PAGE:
The Brazilian butt lift: the bottom line

By March 1, 2018 January 2nd, 2021 All Procedures, Body, Fat Grafting
Fat Grafting - Brazilian Butt Lift

It started with Jennifer Lopez and grew into a worldwide trend. Technically it’s called a gluteoplasty which means ‘shape the rump’ in Greek. But does it really work and just as importantly, does it provide long lasting results?

Let’s start with fat grafting itself, which is what this procedure is all about. Fat grafting can be a safe, well tolerated procedure and it can give a natural-looking result when it’s used in the right patient, for the right reasons.

The procedure transfers living fat, harvested in tiny parcels with specially modified liposuction equipment, from body areas where there’s excess fat. A common example of this is the outer thighs. The harvested tiny fat parcels are then injected into areas lacking volume, like the face, hands, breasts or buttocks.

Let me say from the outset that while I use fat grafting every week – and have undertaken hundreds of small volume fat grafts – I am highly sceptical of the BBL procedure. The online photos of it are amazing, and there are so many apparently brilliant results to look at. The idea of the procedure is very appealing – using the waist and lower back fat (making those areas look better) to fill the butt area and also make that area look better. A win-win!  But (or should that be butt?), I don’t believe that most of the fat that is grafted to this area of the body will ‘take’ permanently. The actual vascular graftable area of the butt is not large. And the fat volumes some doctors are injecting are. This doesn’t make scientific sense and personally I find it hard to see how most of that fat can find a blood supply and ‘take’ permanently.

Large volume butt fat grafting can also be risky. There have been deaths in the USA caused by BBL and the American Society of Plastic Surgery has set up a task force to investigate why this may have happened.

Some possible causes are:

  • fluid and blood loss (shock), a risk of any large volume lipo, if it is done in a sub-standard facility by poorly trained doctors.
  • A new reason that is specifically related to the butt. Large pelvic veins are in the area and there is concern that there may be a risk of fat embolism to the lungs. If this is very large, it can be a cause of death. The ASPS Task Force will be focused on understanding the cause of this and the actual risks for BBL patients.

One thing is for sure: I think large volume BBL needs to be treated as a major plastic surgery procedure and should only be performed by a qualified professional plastic surgeon who understands the risks, educates their patients about them and operates in a way that minimises them. This means working in a proper hospital environment where there is serious medical backup in the event of a complication.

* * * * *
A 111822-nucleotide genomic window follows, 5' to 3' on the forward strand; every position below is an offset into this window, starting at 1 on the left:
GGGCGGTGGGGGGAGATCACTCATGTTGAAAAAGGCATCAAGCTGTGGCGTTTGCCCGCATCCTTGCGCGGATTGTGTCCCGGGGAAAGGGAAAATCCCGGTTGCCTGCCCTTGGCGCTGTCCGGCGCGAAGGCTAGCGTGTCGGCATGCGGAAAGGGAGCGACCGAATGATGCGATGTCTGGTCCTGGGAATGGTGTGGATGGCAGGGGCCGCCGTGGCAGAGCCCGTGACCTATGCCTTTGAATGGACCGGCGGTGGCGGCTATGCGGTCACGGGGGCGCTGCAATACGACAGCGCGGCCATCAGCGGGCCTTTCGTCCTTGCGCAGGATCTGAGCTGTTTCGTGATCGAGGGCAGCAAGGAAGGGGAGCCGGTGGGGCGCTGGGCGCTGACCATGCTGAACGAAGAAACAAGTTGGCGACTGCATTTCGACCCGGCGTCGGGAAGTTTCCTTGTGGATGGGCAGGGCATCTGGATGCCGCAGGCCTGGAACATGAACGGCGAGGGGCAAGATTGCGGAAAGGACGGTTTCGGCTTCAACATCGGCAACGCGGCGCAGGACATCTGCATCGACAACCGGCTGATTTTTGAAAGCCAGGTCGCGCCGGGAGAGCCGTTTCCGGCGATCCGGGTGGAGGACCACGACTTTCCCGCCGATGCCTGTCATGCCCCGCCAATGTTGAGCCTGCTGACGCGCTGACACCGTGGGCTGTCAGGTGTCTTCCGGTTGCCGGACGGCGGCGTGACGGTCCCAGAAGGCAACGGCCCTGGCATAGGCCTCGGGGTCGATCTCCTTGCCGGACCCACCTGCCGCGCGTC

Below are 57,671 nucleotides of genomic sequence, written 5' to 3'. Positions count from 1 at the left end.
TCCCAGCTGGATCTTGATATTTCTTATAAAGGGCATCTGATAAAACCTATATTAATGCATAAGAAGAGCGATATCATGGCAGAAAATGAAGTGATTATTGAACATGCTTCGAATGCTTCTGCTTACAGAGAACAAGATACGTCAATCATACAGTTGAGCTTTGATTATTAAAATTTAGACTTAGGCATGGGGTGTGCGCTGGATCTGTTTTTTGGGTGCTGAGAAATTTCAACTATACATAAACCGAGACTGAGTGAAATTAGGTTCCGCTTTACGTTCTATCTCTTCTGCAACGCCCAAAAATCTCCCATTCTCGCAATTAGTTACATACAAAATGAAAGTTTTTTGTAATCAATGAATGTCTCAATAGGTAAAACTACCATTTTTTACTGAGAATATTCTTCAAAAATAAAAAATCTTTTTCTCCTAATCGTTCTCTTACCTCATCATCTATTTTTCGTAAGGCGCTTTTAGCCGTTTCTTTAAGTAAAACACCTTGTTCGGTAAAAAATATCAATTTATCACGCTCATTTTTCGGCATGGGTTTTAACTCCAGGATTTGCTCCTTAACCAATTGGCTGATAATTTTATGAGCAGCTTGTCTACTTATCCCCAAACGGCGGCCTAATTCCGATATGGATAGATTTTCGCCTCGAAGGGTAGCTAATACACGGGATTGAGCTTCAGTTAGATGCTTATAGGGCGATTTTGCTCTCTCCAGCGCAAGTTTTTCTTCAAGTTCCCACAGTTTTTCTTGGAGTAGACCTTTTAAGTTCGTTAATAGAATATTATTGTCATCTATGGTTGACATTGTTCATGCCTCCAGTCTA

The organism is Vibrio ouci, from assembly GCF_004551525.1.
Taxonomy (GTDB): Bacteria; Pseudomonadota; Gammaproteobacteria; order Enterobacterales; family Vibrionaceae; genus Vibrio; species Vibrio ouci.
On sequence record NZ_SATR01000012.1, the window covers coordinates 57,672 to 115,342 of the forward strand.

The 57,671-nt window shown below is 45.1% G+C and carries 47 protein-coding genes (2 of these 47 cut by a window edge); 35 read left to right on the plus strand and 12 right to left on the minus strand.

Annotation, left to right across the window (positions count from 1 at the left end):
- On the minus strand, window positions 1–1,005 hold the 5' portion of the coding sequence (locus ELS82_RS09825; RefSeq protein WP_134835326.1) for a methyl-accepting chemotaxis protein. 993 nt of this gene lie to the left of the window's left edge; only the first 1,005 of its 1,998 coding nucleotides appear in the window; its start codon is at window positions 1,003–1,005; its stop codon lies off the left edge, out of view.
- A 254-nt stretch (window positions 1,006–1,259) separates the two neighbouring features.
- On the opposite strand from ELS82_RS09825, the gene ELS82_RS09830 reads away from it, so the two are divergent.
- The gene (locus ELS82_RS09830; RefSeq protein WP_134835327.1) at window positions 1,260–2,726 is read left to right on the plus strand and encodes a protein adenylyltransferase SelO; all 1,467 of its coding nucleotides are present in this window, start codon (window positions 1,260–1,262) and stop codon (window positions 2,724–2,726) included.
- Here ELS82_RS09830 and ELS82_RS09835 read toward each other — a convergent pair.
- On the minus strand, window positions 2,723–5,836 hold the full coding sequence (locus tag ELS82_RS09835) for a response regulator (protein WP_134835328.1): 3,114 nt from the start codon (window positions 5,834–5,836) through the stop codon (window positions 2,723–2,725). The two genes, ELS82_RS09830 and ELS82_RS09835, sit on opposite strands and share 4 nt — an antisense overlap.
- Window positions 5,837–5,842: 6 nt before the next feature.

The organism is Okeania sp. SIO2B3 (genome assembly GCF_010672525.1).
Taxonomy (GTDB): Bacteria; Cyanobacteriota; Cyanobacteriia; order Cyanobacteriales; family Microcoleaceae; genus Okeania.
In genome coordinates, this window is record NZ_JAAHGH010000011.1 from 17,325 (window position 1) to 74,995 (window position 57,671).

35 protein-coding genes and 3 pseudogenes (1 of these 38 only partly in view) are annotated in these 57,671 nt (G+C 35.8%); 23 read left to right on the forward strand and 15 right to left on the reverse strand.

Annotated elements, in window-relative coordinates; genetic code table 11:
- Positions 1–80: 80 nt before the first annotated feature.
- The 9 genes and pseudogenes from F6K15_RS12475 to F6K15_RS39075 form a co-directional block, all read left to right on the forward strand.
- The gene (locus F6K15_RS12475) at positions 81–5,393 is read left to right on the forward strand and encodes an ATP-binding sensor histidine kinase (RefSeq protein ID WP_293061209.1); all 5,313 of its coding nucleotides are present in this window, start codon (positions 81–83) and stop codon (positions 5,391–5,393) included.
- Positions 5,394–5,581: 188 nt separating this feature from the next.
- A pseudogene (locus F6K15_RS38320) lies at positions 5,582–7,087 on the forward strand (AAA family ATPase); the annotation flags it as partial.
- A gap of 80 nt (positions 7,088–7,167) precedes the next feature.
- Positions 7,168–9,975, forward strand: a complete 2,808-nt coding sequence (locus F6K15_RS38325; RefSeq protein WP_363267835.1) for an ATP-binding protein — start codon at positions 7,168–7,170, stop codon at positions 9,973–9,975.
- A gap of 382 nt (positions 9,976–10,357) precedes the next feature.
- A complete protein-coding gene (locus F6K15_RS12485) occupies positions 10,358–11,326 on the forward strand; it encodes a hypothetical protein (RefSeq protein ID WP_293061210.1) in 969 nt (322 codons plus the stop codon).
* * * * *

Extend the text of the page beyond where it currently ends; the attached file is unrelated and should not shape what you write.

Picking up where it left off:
Most of the published images of this procedure are taken within one to six months of the operation. At this point in time, the visible volume in the butt is made up of an interesting combination of live fat cells which have survived the transfer and are permanent, and dead fat cells which are yet to be removed but are still part of the butt volume. There is also some inflammatory tissue which is dealing with the dead fat cells, some scar tissue which will disappear, oil cysts from broken down fat cells and swelling.  To be convinced that it truly works, I would have to see consistently good results – say an 80% long term success rate, five years after the operation.

So, I don’t perform or recommend the Brazilian butt lift as a primary standalone procedure. This is  mainly because I’m not convinced of the long-term results or the science behind it. And also because I believe the safety concerns raised are real.

Having said this, I do perform this procedure, but not to a large volume, and only in patients where the primary operation is trunk or tummy rejuvenation, such as a tummy tuck, body lift, or waist and flank liposuction. In cases like these, if the butt is flat, I graft the fat that’s taken by liposuction to the butt, rather than disposing of it. This often works well and produces safe, natural-looking results, though I suspect that not much of the volume I inject in these cases will stay for the long term.

The logic of this approach is that we are there anyway, doing an operation which will work well, and which produces fat which will be discarded. Using some of the fat in the butt seems sensible if it might produce a better post-op result. However, if the fat does not last, the patient still has all the benefits of their procedure, forever – minus the fat graft.

So, the bottom line is, (pun intended), whatever you think of the result, fat grafting to the buttocks seems a logical choice when you are recycling your own tissue and it is likely to be well received by the body.

I hope this information has been useful to you.

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